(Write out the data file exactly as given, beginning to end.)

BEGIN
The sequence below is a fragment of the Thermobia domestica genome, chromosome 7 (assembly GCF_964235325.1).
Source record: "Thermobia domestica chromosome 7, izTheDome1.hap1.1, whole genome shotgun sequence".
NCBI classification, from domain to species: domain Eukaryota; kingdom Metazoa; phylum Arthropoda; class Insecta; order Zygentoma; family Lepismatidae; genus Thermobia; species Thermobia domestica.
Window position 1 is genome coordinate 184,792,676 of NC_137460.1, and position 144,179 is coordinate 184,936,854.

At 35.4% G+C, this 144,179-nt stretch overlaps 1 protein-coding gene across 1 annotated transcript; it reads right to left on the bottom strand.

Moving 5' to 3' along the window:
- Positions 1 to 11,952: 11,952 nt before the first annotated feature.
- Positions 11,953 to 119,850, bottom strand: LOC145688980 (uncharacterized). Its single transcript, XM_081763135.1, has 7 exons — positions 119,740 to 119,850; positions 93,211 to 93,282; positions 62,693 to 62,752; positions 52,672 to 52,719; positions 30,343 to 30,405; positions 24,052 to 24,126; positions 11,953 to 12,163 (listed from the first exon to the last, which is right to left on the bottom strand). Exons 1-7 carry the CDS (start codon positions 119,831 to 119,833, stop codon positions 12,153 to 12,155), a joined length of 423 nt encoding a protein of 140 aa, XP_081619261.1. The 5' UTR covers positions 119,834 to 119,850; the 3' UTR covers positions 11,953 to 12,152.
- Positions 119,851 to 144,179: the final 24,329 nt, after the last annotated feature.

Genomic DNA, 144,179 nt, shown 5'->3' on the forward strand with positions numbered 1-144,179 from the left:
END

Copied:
The sequence below is a fragment of the Thermobia domestica genome, chromosome 7 (assembly GCF_964235325.1).
Source record: "Thermobia domestica chromosome 7, izTheDome1.hap1.1, whole genome shotgun sequence".
NCBI classification, from domain to species: domain Eukaryota; kingdom Metazoa; phylum Arthropoda; class Insecta; order Zygentoma; family Lepismatidae; genus Thermobia; species Thermobia domestica.
Window position 1 is genome coordinate 184,792,676 of NC_137460.1, and position 144,179 is coordinate 184,936,854.

At 35.4% G+C, this 144,179-nt stretch overlaps 1 protein-coding gene across 1 annotated transcript; it reads right to left on the bottom strand.

Moving 5' to 3' along the window:
- Positions 1 to 11,952: 11,952 nt before the first annotated feature.
- Positions 11,953 to 119,850, bottom strand: LOC145688980 (uncharacterized). Its single transcript, XM_081763135.1, has 7 exons — positions 119,740 to 119,850; positions 93,211 to 93,282; positions 62,693 to 62,752; positions 52,672 to 52,719; positions 30,343 to 30,405; positions 24,052 to 24,126; positions 11,953 to 12,163 (listed from the first exon to the last, which is right to left on the bottom strand). Exons 1-7 carry the CDS (start codon positions 119,831 to 119,833, stop codon positions 12,153 to 12,155), a joined length of 423 nt encoding a protein of 140 aa, XP_081619261.1. The 5' UTR covers positions 119,834 to 119,850; the 3' UTR covers positions 11,953 to 12,152.
- Positions 119,851 to 144,179: the final 24,329 nt, after the last annotated feature.

Genomic DNA, 144,179 nt, shown 5'->3' on the forward strand with positions numbered 1-144,179 from the left: